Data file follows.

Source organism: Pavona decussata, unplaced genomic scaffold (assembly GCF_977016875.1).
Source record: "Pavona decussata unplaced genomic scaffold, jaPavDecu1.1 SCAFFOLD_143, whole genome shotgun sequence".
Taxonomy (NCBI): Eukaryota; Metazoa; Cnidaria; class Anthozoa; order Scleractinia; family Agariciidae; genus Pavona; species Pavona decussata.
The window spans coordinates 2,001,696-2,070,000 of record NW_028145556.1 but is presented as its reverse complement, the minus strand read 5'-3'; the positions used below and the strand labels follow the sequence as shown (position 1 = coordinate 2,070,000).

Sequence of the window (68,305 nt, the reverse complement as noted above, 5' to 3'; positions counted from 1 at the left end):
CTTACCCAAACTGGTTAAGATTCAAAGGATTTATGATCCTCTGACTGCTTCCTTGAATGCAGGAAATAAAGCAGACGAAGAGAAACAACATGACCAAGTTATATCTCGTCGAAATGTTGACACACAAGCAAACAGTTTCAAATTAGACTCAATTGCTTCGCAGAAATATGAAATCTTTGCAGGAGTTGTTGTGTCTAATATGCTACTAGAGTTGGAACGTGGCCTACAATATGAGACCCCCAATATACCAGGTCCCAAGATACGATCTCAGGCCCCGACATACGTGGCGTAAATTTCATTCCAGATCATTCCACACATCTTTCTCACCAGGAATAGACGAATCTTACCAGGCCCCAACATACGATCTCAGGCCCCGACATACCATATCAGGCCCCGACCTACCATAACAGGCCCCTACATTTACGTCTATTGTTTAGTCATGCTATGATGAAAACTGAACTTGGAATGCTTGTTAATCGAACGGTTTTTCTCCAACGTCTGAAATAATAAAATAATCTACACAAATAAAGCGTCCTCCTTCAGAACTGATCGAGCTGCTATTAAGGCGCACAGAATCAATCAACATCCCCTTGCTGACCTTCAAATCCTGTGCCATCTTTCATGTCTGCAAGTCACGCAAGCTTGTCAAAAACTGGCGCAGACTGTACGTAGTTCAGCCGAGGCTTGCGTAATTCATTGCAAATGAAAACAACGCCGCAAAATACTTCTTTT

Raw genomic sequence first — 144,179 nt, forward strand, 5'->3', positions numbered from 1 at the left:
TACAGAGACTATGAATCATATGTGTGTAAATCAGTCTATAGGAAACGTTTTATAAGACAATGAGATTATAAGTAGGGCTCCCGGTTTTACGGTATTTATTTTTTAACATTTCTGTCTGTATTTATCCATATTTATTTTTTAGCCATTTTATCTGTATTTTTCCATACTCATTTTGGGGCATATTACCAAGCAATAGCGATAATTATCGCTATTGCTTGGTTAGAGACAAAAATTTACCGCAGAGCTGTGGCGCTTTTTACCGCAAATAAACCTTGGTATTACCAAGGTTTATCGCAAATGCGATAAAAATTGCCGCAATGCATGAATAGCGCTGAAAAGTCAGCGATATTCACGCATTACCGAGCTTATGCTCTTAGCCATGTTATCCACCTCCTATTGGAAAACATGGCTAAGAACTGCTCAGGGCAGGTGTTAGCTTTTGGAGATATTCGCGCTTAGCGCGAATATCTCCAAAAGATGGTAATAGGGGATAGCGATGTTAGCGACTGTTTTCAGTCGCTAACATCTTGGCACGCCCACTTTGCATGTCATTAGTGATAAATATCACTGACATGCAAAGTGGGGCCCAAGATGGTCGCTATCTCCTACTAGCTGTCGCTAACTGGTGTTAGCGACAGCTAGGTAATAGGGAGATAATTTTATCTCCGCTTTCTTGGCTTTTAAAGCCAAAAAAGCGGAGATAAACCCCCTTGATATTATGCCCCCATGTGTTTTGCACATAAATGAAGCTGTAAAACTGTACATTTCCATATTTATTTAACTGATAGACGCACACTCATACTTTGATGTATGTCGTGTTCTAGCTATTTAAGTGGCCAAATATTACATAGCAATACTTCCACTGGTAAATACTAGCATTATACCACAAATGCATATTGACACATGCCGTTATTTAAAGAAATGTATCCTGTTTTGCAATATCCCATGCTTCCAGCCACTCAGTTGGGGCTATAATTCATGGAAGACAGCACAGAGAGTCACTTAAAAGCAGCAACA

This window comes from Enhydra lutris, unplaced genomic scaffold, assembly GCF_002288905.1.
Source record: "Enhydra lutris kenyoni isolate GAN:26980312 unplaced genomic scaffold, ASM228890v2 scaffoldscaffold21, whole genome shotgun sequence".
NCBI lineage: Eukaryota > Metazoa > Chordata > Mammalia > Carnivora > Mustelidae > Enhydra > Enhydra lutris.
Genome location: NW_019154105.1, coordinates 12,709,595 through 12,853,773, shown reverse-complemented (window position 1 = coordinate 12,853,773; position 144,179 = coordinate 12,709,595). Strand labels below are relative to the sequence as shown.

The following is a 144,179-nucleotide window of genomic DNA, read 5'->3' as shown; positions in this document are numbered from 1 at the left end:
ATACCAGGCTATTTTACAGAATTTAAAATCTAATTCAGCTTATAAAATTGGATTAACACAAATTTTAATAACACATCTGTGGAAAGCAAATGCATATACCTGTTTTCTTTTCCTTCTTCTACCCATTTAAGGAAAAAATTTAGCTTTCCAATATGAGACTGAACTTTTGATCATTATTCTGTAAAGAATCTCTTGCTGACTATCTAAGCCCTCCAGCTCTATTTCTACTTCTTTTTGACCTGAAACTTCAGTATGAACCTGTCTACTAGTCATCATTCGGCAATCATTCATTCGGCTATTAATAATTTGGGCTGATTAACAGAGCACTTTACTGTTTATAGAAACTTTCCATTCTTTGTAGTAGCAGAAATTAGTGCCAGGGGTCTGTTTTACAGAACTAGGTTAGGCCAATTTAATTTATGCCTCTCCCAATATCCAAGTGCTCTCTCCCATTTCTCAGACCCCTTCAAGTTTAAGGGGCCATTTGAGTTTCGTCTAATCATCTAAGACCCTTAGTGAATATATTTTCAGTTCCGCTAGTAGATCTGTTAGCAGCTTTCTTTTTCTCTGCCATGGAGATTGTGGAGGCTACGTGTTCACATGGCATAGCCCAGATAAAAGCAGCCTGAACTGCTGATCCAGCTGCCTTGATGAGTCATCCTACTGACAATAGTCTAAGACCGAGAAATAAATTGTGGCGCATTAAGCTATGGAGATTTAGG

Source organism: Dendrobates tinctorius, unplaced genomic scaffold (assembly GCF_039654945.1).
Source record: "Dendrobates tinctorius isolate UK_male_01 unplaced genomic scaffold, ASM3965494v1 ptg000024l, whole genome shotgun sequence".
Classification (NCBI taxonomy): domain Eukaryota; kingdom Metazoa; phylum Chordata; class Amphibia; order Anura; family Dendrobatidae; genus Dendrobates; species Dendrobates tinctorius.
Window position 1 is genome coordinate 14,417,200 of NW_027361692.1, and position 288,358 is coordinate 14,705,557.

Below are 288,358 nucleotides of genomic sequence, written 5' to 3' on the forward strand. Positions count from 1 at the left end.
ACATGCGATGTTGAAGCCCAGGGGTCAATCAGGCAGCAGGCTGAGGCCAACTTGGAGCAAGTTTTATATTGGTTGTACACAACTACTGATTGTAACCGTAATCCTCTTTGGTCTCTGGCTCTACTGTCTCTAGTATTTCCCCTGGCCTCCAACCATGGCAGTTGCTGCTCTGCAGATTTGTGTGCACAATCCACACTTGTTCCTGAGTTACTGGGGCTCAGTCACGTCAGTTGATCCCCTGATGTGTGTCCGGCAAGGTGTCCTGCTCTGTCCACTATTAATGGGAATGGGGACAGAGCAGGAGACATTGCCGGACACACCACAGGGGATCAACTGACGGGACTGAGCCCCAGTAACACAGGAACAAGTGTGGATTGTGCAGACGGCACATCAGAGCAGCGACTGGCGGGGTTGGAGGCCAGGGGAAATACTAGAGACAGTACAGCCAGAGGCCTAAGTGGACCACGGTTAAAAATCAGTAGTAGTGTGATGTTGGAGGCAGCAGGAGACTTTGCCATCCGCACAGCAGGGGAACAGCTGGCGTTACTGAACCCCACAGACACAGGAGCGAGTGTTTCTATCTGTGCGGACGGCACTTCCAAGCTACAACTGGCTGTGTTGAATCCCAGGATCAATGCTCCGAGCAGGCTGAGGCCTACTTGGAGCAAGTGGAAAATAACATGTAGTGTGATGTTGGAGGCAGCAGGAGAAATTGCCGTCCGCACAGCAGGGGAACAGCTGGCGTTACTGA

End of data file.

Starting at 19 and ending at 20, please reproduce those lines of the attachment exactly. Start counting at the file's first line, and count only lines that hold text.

Below are 288,358 nucleotides of genomic sequence, written 5' to 3' on the forward strand. Positions count from 1 at the left end.
ACATGCGATGTTGAAGCCCAGGGGTCAATCAGGCAGCAGGCTGAGGCCAACTTGGAGCAAGTTTTATATTGGTTGTACACAACTACTGATTGTAACCGTAATCCTCTTTGGTCTCTGGCTCTACTGTCTCTAGTATTTCCCCTGGCCTCCAACCATGGCAGTTGCTGCTCTGCAGATTTGTGTGCACAATCCACACTTGTTCCTGAGTTACTGGGGCTCAGTCACGTCAGTTGATCCCCTGATGTGTGTCCGGCAAGGTGTCCTGCTCTGTCCACTATTAATGGGAATGGGGACAGAGCAGGAGACATTGCCGGACACACCACAGGGGATCAACTGACGGGACTGAGCCCCAGTAACACAGGAACAAGTGTGGATTGTGCAGACGGCACATCAGAGCAGCGACTGGCGGGGTTGGAGGCCAGGGGAAATACTAGAGACAGTACAGCCAGAGGCCTAAGTGGACCACGGTTAAAAATCAGTAGTAGTGTGATGTTGGAGGCAGCAGGAGACTTTGCCATCCGCACAGCAGGGGAACAGCTGGCGTTACTGAACCCCACAGACACAGGAGCGAGTGTTTCTATCTGTGCGGACGGCACTTCCAAGCTACAACTGGCTGTGTTGAATCCCAGGATCAATGCTCCGAGCAGGCTGAGGCCTACTTGGAGCAAGTGGAAAATAACATGTAGTGTGATGTTGGAGGCAGCAGGAGAAATTGCCGTCCGCACAGCAGGGGAACAGCTGGCGTTACTGA